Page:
Facepalm: Instead of relying on Windows Insiders, employees, and willing participants in testing updates, Microsoft has decided it is acceptable for regular users to receive patches before they are known to be stable if they opt to click the "check for updates" button on their own.

Windows Updates have caused a number of issues this year. Most notably the October 2018 update was responsible for deleting users' files without their knowledge. In a blog post by Michael Fortin, Corporate Vice President for Windows, it is made clear that home users are intentionally being given updates that are not necessarily ready for deployment.

Many power users are familiar with Patch Tuesday. On the second Tuesday of each month, Microsoft pushes out a batch of updates at 10:00 a.m. Pacific time on this day containing security fixes, bug patches, and other non-security fixes. Updates pushed out as part of Patch Tuesday are known as "B" release since it happens during the second week of the month.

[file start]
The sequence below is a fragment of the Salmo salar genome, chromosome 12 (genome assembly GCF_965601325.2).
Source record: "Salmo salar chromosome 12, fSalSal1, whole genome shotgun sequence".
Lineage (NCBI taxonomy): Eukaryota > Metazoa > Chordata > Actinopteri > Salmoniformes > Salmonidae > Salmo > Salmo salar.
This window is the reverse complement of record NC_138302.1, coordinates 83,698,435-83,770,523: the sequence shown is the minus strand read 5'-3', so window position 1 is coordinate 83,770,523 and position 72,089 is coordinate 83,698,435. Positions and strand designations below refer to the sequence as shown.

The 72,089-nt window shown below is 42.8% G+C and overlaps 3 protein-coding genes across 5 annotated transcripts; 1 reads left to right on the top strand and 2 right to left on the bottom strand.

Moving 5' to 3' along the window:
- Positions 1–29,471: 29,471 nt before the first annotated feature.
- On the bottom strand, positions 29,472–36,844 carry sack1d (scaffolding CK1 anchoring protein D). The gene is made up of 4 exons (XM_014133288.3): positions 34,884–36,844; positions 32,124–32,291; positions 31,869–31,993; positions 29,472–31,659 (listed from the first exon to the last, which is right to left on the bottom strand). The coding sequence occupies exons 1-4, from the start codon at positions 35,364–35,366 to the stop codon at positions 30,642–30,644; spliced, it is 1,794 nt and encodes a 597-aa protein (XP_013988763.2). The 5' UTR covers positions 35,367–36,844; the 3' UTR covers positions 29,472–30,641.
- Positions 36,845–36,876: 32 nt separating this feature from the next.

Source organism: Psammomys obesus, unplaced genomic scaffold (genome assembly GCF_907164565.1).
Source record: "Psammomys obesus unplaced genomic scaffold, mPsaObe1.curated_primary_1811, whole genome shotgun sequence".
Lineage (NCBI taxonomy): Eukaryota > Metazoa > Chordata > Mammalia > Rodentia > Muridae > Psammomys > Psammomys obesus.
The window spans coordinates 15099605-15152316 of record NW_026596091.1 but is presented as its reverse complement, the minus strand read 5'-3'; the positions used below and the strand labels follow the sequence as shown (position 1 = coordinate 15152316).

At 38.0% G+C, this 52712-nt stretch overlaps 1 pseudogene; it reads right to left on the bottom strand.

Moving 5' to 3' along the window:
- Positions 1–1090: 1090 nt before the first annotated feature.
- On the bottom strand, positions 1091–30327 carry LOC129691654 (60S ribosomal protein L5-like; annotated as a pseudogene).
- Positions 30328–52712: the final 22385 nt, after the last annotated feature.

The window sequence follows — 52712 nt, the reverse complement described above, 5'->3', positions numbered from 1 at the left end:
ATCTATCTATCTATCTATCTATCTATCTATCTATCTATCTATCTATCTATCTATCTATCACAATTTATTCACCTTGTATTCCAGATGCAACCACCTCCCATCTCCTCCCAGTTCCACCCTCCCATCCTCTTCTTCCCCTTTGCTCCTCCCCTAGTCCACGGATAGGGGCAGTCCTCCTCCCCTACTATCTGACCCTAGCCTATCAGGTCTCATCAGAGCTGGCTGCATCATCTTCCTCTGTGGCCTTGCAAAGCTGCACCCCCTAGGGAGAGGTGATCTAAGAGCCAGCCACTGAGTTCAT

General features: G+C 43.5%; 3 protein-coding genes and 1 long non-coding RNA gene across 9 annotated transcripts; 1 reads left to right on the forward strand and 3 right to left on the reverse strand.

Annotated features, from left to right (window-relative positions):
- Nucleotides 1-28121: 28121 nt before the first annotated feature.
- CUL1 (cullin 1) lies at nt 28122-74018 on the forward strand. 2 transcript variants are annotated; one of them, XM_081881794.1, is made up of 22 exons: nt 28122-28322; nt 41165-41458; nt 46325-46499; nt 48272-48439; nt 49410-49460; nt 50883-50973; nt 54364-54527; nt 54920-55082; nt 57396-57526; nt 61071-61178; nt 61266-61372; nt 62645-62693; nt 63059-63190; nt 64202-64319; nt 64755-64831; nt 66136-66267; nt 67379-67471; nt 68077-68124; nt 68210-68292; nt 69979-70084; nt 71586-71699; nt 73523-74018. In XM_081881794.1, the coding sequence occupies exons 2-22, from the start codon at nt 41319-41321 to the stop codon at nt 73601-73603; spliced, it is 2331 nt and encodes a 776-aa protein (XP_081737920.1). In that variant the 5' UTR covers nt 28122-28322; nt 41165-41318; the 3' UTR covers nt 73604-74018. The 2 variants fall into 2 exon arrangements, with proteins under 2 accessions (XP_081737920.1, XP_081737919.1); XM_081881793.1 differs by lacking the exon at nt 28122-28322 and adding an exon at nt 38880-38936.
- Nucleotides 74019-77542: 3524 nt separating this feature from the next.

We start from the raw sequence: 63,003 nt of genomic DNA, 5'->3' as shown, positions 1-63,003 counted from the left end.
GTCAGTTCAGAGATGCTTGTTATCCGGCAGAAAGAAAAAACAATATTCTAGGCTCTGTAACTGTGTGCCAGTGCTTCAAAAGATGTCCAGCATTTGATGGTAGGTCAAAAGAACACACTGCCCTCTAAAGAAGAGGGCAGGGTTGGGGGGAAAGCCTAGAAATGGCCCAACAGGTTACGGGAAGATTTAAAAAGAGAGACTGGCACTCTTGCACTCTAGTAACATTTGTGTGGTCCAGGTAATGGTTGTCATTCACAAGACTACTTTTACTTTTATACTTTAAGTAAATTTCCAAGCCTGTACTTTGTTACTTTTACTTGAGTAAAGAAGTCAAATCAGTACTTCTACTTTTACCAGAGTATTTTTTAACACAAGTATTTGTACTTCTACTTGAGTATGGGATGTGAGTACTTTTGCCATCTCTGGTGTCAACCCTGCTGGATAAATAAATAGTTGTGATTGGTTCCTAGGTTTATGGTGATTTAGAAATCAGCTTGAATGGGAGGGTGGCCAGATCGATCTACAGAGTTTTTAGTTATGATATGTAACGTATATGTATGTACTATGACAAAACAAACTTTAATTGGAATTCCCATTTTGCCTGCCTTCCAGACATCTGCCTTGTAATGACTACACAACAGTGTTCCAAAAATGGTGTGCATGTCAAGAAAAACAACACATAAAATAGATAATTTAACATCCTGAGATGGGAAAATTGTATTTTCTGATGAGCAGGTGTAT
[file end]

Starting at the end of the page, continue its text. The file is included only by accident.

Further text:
During the third and fourth weeks of the month are where things begin to get murky. Microsoft's "C" and "D" releases are considered previews for commercial customers and power users. No security fixes are a part of these updates, but for good reasoning. Microsoft has come out to directly say that some users are the guinea pigs for everyone else.

"The intent of these releases is to provide visibility into, and enable testing of, the non-security fixes that will be included in the next Update Tuesday release."

In some fairness to Microsoft, C and D updates are typically only applied when a user manually checks for updates by clicking the button buried within Settings. However, if end users really wanted to be a part of testing the latest features, the Windows Insider Program is designed exactly for that purpose. Someone looking for standard updates may just want the latest security patches and nothing more.

There are a number of steps detailed on how Microsoft does go about trying to ensure updates roll out smoothly without any problems, but even after extensive testing, track records indicate that the system still has plenty of room for improvement.


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